AOL relaunches City's Best

Faith Merino · October 13, 2010 · Short URL:

Web users can go online and vote for their favorite businesses until Nov. 30

AOL announced Wednesday that it is re-launching its City’s Best guide, a Yelp-like directory of reviews and tidbits on local bars, restaurants, and other stops.  Or rather, I should say, it isn’t really for local joints, but for the best of the best of a given city.  Cities include Atlanta, Austin, Baltimore, Boston, Charlotte, Chicago, Cleveland, Dallas, Denver, Detroit, Houston, Las Vegas, Los Angeles, Miami, New York, Orlando, Philadelphia, Phoenix, San Diego, San Francisco, Seattle, St. Louis, Tampa Bay, and Washington, DC. 

Between October 13 and November 30, Web users can go online or download the City’s Best app and vote for their favorite restaurants, hangout spots, spas, salons, fashion boutiques, and more.  Categories range from the broadly defined “best spas,” “best salons,” and “best Italian food,” to the more oddly specific “best places to break up,” “best hook up bars,” and “best day drinking.”  The winners for each category will be announced December 14.

The competition will give local businesses a unique opportunity to gain visibility by encouraging patrons to vote.  AOL will be distributing City’s Best window stickers that feature QR codes that customers will be able to scan with their smartphones and vote in real-time.

Businesses up for vote were selected by AOL writers and editors based on reputation and residents’ picks.  AOL’s press release describes the goal of the program: “The selection process is fueled by the mission of City's Best, which is to bring experts and neighbors together to find and share the best in [their city].”

The City’s Best program originally got its start ten years ago, but was suspended in 2008 when AOL began to transition away from its old subscription model as a dial-up Internet service provider to an advertising-based model.  These days the company is focusing on original content and news, acquiring hyper-local news site in June 2009 for $7 million.  While the news site only operated in a handful of small towns at the time of acquisition, AOL outlined its plans to pour $50 million into Patch to make the news site a nationwide provider of news and spread it to major cities throughout the country.  In August, Patch reached its 100th site and AOL disclosed plans to reach 500 by the end of the year.

But City’s Best will be competing against more prominent and established local review sites like Yelp, which has over 38 million users and is valued between $510 million and $533 million.  Other sites like Angie’s List, Insider Pages, and scores of other local review sites will also make the space a tight squeeze for AOL.  Additionally, mobile apps and platforms like Aloqa and Foodspotting  are making it easier for smartphone owners and Web users to personalize their local interests and find local spots and offerings on the go.  How will City’s Best compete with such formidable competitors?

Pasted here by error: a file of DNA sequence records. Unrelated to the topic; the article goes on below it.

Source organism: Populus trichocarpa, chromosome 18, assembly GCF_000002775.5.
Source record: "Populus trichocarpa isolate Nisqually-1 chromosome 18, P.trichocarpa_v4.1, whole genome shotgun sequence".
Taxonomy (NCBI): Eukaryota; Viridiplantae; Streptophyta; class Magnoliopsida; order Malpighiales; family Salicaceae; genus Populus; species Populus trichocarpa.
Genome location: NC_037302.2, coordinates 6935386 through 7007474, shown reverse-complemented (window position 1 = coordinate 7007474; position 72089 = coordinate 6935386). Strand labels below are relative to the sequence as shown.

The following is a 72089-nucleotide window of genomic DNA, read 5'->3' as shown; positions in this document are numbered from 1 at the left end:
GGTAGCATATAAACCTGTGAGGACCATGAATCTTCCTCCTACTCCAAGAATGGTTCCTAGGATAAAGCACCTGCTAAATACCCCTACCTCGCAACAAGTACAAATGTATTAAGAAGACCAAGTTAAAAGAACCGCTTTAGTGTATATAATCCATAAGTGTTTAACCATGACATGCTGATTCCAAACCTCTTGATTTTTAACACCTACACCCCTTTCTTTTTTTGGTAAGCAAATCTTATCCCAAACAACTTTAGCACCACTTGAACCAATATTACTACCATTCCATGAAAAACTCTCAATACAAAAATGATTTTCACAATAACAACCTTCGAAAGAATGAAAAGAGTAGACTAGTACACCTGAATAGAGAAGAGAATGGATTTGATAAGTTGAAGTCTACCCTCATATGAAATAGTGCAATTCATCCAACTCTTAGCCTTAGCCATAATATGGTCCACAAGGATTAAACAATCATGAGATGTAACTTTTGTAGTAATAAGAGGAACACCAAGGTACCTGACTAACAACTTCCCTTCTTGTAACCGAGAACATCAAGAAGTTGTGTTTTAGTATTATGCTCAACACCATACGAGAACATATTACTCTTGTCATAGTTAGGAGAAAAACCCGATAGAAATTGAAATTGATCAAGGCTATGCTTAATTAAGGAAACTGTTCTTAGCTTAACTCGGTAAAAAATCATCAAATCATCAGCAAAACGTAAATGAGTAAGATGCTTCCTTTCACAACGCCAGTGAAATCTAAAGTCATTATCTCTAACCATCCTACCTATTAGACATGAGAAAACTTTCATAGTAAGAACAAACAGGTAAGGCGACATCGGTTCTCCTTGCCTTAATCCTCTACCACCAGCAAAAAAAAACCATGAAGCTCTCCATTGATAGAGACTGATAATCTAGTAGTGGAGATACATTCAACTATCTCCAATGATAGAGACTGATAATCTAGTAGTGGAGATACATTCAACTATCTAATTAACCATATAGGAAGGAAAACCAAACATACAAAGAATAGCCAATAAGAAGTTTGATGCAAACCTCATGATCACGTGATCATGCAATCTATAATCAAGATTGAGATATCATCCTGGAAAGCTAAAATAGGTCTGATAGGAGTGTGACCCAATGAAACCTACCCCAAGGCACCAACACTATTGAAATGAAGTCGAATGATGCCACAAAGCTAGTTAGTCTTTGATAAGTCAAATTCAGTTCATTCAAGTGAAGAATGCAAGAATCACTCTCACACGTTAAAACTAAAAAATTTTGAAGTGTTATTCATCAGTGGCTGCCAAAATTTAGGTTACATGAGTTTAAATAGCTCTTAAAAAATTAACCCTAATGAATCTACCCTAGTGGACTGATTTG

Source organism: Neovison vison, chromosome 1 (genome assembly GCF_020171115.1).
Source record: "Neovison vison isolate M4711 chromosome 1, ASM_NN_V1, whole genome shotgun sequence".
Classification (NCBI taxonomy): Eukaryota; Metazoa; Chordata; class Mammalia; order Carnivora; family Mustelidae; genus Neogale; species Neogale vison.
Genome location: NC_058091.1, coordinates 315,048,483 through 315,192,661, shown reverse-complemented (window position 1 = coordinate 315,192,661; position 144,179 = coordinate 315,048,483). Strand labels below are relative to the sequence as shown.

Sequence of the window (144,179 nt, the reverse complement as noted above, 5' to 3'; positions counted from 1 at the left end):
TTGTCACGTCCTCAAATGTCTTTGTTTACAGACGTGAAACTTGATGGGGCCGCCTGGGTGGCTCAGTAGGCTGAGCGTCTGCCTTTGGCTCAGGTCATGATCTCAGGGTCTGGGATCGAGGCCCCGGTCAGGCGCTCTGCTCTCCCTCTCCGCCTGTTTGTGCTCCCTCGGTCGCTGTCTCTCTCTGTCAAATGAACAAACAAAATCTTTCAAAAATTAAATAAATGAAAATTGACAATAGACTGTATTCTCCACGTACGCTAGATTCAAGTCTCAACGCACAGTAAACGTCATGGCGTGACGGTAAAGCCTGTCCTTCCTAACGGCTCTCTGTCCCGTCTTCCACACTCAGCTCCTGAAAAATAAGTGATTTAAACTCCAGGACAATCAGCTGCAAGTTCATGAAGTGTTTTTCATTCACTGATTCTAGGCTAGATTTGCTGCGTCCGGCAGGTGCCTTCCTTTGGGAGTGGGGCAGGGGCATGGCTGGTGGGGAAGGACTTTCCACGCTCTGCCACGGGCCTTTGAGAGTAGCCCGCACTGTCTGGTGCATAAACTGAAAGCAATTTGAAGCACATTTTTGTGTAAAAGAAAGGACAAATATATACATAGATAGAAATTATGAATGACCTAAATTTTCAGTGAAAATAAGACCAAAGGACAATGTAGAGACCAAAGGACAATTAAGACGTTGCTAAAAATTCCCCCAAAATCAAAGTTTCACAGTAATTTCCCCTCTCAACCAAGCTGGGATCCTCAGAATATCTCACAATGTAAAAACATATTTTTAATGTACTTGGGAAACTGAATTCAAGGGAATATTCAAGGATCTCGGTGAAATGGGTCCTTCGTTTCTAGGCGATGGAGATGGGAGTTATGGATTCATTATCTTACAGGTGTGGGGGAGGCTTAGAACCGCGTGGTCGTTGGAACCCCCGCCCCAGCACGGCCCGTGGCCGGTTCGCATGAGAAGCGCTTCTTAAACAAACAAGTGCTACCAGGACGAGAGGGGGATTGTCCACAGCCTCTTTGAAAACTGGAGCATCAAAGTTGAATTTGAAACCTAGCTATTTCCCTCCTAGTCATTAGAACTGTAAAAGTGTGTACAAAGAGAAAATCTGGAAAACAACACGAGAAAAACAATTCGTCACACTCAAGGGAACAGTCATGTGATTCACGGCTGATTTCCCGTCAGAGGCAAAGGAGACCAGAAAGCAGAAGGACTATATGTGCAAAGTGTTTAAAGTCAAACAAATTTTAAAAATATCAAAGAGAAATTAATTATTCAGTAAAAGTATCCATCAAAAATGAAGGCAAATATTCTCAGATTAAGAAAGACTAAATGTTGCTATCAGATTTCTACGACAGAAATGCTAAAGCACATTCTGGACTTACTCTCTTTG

"Simply put, City's Best is the easiest way to find and engage with what's best in our cities," said Jon Brod, President of AOL Ventures, in the company’s press release. "Launching City's Best is an important step in AOL Local's goal of providing the highest quality, most relevant and most accessible local information, from hyper-local to major-metro markets.”

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Aloqa has solved two problems for mobile users: it takes away the need to type search terms into browsers or other mobile applications to find something, and also proactively recommends interesting local opportunities to users on the go. Wherever they are, users can simply glance at their phones and see which friends, favorite businesses, events like music concerts, local offers and other interesting places are close by, without having to launch a browser or search application. Aloqa takes into account the user’s location, preferences and social relationships to make these recommendations in real time.


“Aloqa makes mobile phones a lot more useful. As a user, it’s painful launching browsers and typing or speaking into apps. And even if doing searches becomes easier on mobile, it still doesn’t solve a bigger issue – every day all of us miss out on all kinds of opportunities we aren’t even aware of such as discovering friends who happen to be close by, or that there are concerts happening locally that we’d like, or sales and bargains all around us. Aloqa solves both the search and discovery issues by utilizing a user’s context – their location, time, preferences, and relationships – to notify them in real time of friends, places, events, and entertainment opportunities around them without delays” said Sanjeev Agrawal, CEO of Aloqa. 


About Aloqa

Aloqa is the first company to provide mobile users with context relevant alerts and notifications. Based on their location, preferences and social relationships, Aloqa users see what’s close to them without having to type anything into a browser or search application: their favorite businesses and points of interest, deals / coupons nearby, music performances and events, and Facebook friends in proximity. As they move, Aloqa refreshes automatically, so users never miss a social opportunity, event, or bargain.


PLEASE NOTE: On July 16, Aloqa ( announced  that it closed $1.5 million in series-A funding and opened a beta of its context-aware mobile application on Android handsets. Aloqa was also selected to demonstrate its application on stage at the MobileBeat Conference, hosted by VentureBeat in San Francisco, and was chosen as a "Winner of Tesla Award" -- The people's choice award at mobilebeat. 

Aloqa has also received some glowing coverage and comments in TechCrunch, ReadWriteWeb, AndroidGuys and others. Seel: